I propose to take Questions Nos. 239 and 240 together.
Under the Planning and Development Act 2000, as amended, all development, unless specifically exempted under the Act or associated Regulations, requires planning permission. Section 4 of the Act and Schedule 2 of the Planning and Development Regulations 2001, as amended, set out various exemptions from the requirement to obtain planning permission. Any such exemptions are subject to compliance with any general restrictions on exemptions set out in the Act or the Regulations and to the specific conditions set out in each class of exempted development in Schedule 2 of the Regulations.
With regard to exemptions for solar panels, Class 2 of Part 1 of Schedule 2 of the Regulations provides an exemption for "the installation or erection of a solar panel on, or within the curtilage of a house or any buildings within the curtilage of a house", subject to certain siting and size conditions.
Class 56 of Part 1 of Schedule 2 of the Regulations provides an exemption for "the installation or erection on or within the curtilage of an industrial building, or any ancillary buildings within the curtilage of an industrial building, of solar panels (thermal collector or photo- voltaic)", subject to specific conditions. Additional exemptions also exist under Class 56 for business premises and light industrial buildings.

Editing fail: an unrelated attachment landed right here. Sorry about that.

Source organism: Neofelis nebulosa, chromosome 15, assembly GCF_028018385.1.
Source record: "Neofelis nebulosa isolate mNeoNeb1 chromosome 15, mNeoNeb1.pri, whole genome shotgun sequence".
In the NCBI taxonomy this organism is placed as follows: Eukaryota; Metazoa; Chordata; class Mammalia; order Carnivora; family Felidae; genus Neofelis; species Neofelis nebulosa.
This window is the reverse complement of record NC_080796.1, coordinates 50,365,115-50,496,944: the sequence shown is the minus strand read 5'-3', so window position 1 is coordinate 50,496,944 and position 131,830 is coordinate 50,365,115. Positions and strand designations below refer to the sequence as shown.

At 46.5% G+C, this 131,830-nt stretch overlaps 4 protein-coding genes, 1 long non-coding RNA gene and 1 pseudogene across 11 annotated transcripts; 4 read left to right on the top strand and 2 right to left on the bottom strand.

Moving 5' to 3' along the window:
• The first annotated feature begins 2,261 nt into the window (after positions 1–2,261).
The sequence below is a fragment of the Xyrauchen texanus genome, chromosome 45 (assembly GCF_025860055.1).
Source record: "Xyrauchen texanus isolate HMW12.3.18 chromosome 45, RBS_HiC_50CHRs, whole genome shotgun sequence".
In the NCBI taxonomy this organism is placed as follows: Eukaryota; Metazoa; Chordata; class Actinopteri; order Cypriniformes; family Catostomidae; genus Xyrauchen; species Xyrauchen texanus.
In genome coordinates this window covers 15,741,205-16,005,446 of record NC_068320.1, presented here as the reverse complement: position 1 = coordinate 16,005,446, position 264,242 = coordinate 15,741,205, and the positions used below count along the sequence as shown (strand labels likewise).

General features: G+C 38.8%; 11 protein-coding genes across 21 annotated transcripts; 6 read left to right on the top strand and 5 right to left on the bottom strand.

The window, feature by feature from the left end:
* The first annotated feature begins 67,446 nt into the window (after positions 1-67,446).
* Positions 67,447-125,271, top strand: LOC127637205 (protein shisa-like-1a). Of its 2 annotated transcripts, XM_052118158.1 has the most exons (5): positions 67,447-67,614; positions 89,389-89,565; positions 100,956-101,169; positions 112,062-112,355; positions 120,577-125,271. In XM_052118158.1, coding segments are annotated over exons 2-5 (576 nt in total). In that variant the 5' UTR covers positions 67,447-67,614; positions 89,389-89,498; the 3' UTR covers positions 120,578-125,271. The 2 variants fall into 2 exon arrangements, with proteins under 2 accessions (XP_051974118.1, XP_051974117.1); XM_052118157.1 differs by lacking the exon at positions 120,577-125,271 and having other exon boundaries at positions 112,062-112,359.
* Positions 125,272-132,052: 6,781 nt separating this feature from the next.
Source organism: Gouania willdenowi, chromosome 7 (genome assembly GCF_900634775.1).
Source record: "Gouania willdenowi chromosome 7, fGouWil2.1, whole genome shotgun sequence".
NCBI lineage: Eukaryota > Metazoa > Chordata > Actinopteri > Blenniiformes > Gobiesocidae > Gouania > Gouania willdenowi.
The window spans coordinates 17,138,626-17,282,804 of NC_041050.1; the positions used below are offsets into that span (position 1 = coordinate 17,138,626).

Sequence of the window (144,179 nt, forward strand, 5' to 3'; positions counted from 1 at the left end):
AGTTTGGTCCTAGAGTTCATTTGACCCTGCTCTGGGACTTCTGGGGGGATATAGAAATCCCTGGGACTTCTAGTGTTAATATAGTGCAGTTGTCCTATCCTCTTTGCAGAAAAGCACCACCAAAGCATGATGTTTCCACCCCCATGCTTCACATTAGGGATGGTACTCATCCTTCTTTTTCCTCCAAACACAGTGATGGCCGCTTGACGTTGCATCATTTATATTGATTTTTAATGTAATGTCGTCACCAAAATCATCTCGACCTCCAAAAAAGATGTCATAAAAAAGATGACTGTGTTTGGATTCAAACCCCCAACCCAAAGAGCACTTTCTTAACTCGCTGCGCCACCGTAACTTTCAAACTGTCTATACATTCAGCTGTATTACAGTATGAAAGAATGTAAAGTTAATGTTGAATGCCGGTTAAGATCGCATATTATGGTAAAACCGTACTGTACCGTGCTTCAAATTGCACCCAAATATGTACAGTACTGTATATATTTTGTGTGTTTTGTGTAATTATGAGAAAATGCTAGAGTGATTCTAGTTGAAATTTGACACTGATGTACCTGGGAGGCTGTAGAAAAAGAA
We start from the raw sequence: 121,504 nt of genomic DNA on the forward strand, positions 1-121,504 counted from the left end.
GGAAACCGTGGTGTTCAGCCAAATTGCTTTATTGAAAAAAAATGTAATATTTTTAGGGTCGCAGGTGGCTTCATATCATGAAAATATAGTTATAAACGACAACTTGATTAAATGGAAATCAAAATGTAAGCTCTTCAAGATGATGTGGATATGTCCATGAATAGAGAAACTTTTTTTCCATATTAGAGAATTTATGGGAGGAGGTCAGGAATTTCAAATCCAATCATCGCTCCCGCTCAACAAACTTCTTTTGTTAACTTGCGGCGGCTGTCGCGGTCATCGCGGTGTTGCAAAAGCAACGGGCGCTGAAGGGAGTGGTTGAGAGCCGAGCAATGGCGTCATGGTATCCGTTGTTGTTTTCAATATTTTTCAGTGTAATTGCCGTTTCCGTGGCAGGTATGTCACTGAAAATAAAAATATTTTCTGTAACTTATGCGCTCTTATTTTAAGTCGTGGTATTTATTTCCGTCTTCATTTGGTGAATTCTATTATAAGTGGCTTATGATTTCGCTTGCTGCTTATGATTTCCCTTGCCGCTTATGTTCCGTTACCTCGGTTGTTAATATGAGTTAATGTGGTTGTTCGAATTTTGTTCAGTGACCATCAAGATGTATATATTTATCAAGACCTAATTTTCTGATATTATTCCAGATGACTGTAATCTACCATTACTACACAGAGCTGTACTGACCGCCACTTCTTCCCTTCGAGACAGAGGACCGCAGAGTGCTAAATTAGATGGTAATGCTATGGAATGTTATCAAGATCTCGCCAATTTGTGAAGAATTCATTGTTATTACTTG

Furthermore, Class 18 of Part 3 of Schedule 2 of the Regulations provides an exemption for "the installation or erection on an agricultural structure, or within the curtilage of an agricultural holding, of solar panels (thermal collector or photo-voltaic)", again subject to a number of conditions.
Exemptions from the requirement to obtain planning permission in respect of specific forms of development are provided for when they are considered to be consistent with proper planning and sustainable development.
My Department is currently undertaking a review of the solar panel exemptions, in consultation with the Department of Communications, Climate Action and Environment and other key stakeholders, with a view to bringing forward amending Regulations, as may be required - for example, to reflect technical developments in the sector - in the latter part of 2019. As required under the Planning code, any such proposed exempted development regulations must be laid in draft form before the Oireacthas and receive a positive resolution from both Houses before they can be made.
Matters relating to energy policy, such as allowing for energy generated from solar panels to be directed towards back into the national grid, fall outside the scope of the planning system and are a matter for my colleague, the Minister for Communications, Climate Action and Environment.